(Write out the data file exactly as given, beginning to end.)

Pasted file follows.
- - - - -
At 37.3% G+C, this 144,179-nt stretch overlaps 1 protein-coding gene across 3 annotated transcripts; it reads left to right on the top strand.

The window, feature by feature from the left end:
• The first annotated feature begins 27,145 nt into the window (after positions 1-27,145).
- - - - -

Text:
At 37.3% G+C, this 144,179-nt stretch overlaps 1 protein-coding gene across 3 annotated transcripts; it reads left to right on the top strand.

The window, feature by feature from the left end:
• The first annotated feature begins 27,145 nt into the window (after positions 1-27,145).